Insomnia and Acupuncture: A Guide for Patients

It doesn’t occur to many people to link insomnia and acupuncture because they think of acupuncture as primarily for pain. But in fact in Asia, acupuncture is used as a primary or adjunctive therapy for nearly every kind of health issue.

Let’s be clear: Acupuncture insomnia treatment is extremely effective!

Insomnia is a complaint I hear frequently from my patients, often in conjunction with other symptoms such as pain, anxiety, depression or other chronic health condition. Along with pain, sleeplessness is one of the most debilitating and de-moralizing symptoms one can experience.

But there is hope. Acupuncture treatment almost always improves insomnia symptoms in my experience.

Why Does Acupuncture Work for Insomnia?

Studies have found that acupuncture increases certain central nervous system hormones ( such as beta-endorphins, serotonin, ACTH, and noradrenaline) and urinary levels of MHPG-sulfate, an adrenergic metabolite inversely related to the severity of illness in schizophrenics.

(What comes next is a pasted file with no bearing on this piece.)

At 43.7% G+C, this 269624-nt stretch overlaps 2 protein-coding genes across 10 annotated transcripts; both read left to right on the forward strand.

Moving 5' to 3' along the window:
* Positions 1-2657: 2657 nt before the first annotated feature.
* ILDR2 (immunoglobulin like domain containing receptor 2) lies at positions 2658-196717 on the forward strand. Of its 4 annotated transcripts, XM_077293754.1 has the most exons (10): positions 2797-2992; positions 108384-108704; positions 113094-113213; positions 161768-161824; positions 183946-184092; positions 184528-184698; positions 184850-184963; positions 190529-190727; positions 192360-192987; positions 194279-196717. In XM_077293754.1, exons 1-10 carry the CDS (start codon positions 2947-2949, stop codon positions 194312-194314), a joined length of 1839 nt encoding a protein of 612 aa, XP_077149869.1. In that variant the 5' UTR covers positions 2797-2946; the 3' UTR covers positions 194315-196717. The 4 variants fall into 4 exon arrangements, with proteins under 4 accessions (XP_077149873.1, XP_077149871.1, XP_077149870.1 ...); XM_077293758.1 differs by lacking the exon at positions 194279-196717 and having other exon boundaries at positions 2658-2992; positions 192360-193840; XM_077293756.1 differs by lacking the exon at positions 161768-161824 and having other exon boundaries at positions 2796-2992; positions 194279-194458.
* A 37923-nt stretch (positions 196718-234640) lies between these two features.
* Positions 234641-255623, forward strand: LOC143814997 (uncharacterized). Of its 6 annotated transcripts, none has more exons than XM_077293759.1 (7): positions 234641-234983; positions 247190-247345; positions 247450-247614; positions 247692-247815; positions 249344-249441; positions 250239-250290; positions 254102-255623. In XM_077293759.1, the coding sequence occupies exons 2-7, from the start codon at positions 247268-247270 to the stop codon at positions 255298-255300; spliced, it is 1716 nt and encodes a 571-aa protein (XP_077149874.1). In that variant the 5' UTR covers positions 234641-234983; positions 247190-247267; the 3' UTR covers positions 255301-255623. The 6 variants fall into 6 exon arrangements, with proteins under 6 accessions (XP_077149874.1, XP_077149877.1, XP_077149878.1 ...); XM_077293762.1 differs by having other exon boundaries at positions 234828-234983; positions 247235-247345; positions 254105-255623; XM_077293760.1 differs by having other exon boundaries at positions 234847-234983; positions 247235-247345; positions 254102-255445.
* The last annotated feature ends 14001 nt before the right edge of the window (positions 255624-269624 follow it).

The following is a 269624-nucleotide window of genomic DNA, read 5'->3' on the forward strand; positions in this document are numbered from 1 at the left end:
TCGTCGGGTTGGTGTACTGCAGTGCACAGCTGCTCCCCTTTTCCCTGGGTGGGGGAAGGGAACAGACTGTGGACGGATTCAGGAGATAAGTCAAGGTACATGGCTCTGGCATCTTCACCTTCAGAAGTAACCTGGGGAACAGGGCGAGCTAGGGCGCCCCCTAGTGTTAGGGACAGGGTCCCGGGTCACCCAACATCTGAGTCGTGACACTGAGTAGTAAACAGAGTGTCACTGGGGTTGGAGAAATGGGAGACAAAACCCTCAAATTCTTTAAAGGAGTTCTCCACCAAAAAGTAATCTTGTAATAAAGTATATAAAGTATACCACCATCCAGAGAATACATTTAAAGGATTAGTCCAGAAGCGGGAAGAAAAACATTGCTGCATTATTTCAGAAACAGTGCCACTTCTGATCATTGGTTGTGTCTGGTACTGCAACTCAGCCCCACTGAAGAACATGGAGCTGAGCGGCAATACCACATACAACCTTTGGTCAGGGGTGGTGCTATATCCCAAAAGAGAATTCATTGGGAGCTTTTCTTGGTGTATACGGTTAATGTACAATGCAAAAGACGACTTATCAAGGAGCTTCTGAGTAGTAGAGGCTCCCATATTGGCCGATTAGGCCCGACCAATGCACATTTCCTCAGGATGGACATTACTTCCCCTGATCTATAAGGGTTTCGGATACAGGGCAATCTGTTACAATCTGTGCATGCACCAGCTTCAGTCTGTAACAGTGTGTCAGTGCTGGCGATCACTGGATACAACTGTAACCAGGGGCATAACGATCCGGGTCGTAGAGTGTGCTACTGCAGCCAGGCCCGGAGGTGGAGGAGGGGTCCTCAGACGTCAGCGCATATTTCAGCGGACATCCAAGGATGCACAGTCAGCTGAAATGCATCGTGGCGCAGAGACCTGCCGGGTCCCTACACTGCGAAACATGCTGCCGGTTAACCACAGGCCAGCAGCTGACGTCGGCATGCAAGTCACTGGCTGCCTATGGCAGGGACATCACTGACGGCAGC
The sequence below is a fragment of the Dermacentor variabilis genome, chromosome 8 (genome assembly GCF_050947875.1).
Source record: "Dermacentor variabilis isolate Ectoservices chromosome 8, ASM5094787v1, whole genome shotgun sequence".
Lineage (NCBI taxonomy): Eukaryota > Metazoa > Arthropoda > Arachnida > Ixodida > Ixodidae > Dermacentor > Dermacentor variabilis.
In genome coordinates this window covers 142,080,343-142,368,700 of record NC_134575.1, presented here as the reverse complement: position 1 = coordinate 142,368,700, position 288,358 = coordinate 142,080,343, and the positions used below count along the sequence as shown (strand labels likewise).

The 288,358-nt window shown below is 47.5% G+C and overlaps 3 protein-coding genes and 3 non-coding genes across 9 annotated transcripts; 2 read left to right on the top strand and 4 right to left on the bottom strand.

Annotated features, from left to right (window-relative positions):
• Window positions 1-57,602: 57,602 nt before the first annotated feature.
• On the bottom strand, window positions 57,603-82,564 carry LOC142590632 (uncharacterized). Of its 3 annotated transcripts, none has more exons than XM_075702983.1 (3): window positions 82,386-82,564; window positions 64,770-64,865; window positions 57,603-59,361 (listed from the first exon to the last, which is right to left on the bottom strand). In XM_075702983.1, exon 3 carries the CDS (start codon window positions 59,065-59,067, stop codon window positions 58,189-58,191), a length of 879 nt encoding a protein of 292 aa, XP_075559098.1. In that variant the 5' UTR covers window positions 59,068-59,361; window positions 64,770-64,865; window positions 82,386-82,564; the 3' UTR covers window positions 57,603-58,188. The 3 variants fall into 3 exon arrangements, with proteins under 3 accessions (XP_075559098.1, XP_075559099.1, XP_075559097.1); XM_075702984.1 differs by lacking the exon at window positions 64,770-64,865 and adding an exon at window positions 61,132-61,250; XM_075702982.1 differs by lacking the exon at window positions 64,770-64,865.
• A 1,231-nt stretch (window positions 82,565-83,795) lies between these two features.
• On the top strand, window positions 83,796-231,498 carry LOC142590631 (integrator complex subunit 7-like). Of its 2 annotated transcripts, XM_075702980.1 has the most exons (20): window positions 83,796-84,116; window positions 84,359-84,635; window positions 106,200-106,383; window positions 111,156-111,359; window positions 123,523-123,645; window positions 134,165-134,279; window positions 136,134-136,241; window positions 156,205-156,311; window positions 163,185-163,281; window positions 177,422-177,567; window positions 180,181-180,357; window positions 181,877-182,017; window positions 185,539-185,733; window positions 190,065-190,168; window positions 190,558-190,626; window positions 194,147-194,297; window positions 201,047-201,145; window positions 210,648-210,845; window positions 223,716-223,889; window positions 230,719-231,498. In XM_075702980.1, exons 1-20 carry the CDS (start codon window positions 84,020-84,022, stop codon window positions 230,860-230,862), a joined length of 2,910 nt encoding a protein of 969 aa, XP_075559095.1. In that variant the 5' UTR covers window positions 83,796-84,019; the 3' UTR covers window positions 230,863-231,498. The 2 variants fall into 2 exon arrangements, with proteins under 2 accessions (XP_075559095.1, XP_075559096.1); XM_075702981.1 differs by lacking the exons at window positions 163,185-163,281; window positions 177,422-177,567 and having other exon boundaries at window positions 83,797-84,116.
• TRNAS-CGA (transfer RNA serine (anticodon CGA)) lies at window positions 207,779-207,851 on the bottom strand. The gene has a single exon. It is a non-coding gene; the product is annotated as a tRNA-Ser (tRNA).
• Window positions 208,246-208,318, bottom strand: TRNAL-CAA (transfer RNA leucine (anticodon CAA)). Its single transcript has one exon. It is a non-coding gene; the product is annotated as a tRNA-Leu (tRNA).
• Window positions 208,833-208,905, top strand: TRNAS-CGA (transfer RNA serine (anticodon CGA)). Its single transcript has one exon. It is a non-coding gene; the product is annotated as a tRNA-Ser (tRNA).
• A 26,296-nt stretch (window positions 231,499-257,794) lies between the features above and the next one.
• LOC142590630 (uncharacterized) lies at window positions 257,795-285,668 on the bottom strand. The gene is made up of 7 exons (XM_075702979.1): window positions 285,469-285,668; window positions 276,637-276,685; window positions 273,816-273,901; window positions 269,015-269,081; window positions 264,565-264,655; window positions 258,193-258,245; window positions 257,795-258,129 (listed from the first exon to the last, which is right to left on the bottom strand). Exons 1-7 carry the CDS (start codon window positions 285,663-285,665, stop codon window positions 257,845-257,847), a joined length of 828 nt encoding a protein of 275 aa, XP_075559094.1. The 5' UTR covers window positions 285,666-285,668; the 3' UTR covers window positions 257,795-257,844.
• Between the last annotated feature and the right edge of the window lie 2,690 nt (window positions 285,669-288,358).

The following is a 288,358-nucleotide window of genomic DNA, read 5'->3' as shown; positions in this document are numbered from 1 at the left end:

This may explain why there is such a positive association between insomnia and acupuncture therapy in research studies.

In a study conducted at the Centre for Addiction and Mental Health in Toronto and published in the Journal of Neuropsychiatry and Clinical Neurosciences, researchers found acupuncture to be an effective treatment for anxiety and insomnia.

The researchers wrote that five weeks of acupuncture treatment was associated with a significant nocturnal increase in endogenous melatonin secretion and significant improvements in polysomnographic measures of sleep onset latency, arousal index, total sleep time, and sleep efficiency. Significant reductions in anxiety scores were also found. “These objective findings are consistent with clinical reports of acupuncture’s relaxant effects,” they concluded.

Other studies have confirmed that acupuncture treatment normalizes melatonin production for insomniacs.

Insomnia Research:
A Review of the Acupuncture Studies

Kalavapalli and Singareddy, researchers at Penn State University College of Medicine, conducted a review of studies for acupuncture and insomnia. They concluded in a paper published in thejournal Complementary Therapies in Clinical Practice: “Despite the limitations of the reviewed studies, all of them consistently indicate significant improvement in insomnia with acupuncture.”

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